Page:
The Red Violin

Movie Information

In Brief: The so-called portmanteau film — a collection of stories in a single vessel — is by its very nature a tricky proposition. Even the best of them — Julien Duvivier’s Tales of Manhattan (1942), the multidirector Dead of Night (1945) — rises and falls on the quality of the individual episodes. Duvivier’s film, for example, soars in its Edward G. Robinson sequence and again in its Paul Robeson/Ethel Waters vignette, but plummets somewhere beneath sea level in the story with Ginger Rogers and Henry Fonda. French-Canadian filmmaker François Girard and co-screenwriter Don McKellar mostly circumvent this problem in the 1998 film, The Red Violin. It’s not simply that there’s no actual clunker of a story in the film’s mix (there isn’t); it’s more that they fashioned not one, but two brilliantly conceived and executed framing stories to tie the whole thing together. And it’s a good thing they did, because this may be the most ambitious portmanteau film ever made, as it traces some 300 years in the "life" of the Red Violin. This excerpt was taken from a review by Ken Hanke published on Oct. 6, 2004.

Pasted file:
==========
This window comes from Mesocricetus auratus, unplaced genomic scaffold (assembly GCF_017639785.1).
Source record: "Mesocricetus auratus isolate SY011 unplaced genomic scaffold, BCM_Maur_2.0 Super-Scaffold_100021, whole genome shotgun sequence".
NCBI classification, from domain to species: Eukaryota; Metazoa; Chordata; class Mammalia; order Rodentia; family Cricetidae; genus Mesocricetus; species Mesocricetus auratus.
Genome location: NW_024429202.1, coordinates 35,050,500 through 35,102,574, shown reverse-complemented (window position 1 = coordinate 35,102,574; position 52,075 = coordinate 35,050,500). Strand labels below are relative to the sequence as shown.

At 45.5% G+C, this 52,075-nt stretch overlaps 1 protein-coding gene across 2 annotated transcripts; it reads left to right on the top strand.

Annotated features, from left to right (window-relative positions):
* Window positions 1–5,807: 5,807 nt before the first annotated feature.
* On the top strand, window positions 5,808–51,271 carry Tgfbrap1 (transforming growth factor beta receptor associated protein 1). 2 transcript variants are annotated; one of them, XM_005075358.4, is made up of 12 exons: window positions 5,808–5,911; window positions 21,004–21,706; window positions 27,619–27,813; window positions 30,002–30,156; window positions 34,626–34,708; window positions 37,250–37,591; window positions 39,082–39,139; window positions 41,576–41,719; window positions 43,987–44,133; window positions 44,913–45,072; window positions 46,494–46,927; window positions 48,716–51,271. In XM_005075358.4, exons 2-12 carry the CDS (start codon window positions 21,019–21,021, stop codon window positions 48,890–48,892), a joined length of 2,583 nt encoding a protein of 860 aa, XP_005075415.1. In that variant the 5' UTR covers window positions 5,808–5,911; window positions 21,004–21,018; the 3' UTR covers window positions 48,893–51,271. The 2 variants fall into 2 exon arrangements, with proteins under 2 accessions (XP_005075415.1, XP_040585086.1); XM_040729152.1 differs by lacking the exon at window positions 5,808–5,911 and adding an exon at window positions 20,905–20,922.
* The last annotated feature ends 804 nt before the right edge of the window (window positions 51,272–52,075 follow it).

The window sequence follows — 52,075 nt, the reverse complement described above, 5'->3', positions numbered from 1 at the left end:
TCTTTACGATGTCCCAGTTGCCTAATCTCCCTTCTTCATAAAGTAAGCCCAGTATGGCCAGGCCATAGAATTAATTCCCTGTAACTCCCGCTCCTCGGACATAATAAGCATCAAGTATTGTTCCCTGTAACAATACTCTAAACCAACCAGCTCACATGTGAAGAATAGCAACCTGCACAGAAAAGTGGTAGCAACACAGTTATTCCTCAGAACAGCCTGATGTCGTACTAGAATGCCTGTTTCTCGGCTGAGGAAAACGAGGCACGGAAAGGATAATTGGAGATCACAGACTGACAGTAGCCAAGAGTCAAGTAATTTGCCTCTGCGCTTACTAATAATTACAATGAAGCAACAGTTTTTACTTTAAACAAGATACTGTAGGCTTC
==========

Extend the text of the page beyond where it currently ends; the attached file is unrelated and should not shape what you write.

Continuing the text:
Genre: Musical Drama
Director: François Girard
Starring: Samuel L. Jackson, Jason Flemyng, Grera Scacchi, Colm Feore, Jean-Luc Bideau
Rated: R

The Hendersonville Film Society will show The Red Violin on Sunday, Sept. 16, at 2 p.m. in the Smoky Mountain Theater at Lake Pointe Landing Retirement Community, 333 Thompson St., Hendersonville.

About Ken Hanke
Head film critic for Mountain Xpress from December 2000 until his death in June 2016. Author of books "Ken Russell's Films," "Charlie Chan at the Movies," "A Critical Guide to Horror Film Series," "Tim Burton: An Unauthorized Biography of the Filmmaker."

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